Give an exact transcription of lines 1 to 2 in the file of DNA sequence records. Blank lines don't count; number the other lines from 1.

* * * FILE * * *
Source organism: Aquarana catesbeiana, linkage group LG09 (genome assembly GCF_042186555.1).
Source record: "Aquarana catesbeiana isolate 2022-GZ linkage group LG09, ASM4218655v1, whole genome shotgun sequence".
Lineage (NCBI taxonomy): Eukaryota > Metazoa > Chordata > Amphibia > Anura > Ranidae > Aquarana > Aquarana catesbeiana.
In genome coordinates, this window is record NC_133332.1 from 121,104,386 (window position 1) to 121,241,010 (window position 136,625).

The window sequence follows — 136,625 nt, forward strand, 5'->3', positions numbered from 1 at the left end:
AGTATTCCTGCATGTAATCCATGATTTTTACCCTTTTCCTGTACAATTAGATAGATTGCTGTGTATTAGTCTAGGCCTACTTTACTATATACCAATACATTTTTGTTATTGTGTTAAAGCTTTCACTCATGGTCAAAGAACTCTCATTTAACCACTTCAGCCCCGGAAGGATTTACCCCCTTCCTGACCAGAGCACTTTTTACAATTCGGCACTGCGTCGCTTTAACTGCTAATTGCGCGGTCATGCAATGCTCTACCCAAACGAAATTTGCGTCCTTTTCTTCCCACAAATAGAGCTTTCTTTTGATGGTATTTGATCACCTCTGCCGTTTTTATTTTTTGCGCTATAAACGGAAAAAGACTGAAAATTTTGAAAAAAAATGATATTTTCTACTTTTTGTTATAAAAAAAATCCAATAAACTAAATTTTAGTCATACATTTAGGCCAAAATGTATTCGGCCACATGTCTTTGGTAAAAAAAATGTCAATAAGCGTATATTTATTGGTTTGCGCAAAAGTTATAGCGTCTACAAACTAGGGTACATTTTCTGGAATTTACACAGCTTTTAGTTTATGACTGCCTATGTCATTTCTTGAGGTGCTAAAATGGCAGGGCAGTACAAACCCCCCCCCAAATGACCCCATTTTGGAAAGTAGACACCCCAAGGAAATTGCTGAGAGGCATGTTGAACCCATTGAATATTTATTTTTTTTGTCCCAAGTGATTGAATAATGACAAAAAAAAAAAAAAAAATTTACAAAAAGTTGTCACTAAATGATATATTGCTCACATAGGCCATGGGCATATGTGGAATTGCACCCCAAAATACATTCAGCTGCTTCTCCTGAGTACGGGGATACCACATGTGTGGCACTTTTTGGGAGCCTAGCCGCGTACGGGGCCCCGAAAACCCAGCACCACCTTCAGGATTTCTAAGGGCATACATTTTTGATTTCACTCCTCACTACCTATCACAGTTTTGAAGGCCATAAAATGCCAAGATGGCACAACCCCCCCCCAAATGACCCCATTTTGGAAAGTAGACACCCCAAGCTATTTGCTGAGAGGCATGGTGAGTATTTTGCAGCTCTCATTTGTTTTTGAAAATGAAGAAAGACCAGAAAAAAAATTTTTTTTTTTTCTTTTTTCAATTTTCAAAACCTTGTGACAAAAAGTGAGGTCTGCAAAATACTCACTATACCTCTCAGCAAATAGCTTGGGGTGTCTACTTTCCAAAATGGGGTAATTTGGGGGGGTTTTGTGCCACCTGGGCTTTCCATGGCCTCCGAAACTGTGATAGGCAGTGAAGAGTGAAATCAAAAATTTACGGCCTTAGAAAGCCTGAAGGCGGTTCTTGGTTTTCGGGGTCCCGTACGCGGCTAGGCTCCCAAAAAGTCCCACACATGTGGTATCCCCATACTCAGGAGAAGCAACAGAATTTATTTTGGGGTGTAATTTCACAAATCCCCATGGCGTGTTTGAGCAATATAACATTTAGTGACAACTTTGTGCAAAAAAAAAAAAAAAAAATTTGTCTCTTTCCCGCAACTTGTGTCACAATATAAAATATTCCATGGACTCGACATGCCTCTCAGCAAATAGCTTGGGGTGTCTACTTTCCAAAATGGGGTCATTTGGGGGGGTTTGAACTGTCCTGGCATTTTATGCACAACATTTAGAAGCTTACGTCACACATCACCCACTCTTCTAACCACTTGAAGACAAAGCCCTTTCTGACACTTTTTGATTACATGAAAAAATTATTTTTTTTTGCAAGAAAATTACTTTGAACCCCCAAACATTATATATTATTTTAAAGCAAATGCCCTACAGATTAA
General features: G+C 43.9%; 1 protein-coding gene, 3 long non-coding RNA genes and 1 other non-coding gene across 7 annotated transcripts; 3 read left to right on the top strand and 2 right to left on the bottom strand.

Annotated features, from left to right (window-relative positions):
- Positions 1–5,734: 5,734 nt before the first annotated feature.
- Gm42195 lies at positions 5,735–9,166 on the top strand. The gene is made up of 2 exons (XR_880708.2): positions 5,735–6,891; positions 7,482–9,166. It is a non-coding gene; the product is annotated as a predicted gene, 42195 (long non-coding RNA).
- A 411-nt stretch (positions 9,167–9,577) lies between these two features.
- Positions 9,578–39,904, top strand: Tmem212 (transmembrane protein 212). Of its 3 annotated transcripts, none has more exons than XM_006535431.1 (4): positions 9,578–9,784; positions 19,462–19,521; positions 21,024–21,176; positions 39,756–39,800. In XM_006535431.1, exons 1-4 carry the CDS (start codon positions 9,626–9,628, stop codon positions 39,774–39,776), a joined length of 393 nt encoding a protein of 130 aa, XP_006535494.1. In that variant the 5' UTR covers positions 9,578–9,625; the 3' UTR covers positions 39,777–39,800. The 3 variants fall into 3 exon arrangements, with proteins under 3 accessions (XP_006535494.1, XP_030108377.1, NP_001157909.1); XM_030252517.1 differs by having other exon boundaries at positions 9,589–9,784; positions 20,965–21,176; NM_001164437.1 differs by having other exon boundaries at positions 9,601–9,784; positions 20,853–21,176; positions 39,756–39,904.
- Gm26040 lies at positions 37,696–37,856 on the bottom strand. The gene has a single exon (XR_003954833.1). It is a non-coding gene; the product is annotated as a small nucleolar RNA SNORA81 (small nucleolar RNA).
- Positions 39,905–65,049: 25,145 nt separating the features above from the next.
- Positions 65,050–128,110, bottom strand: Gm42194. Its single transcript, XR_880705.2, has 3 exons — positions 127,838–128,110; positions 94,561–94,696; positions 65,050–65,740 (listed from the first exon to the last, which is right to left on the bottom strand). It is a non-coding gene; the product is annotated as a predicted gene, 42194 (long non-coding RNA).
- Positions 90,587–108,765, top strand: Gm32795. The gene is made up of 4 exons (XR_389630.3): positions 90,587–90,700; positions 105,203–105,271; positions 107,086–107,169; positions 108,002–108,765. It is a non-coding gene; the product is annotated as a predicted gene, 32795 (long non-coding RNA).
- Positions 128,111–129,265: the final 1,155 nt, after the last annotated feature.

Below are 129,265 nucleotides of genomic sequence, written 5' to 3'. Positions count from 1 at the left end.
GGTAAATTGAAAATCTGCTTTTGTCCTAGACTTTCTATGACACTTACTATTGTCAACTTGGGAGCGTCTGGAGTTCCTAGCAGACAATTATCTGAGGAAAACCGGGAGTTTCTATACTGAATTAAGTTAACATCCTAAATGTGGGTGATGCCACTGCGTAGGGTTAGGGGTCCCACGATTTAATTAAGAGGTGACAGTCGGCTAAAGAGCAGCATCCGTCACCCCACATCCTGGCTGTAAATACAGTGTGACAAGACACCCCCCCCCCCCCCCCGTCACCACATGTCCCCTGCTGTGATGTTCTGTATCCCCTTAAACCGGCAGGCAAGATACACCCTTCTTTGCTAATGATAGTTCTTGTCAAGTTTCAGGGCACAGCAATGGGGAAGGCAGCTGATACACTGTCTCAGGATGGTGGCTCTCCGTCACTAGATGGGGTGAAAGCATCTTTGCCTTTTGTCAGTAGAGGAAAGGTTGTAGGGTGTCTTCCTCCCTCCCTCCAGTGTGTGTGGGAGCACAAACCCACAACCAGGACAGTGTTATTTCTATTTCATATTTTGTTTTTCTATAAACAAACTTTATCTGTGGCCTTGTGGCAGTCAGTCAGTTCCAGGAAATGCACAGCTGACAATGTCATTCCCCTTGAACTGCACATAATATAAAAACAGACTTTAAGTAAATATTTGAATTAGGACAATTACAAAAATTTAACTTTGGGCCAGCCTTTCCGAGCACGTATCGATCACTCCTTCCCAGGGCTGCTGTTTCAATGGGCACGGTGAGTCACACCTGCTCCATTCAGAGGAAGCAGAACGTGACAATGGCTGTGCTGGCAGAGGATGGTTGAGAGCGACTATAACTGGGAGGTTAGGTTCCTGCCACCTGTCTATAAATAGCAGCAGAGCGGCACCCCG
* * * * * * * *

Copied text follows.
Source organism: Aquarana catesbeiana, linkage group LG09 (genome assembly GCF_042186555.1).
Source record: "Aquarana catesbeiana isolate 2022-GZ linkage group LG09, ASM4218655v1, whole genome shotgun sequence".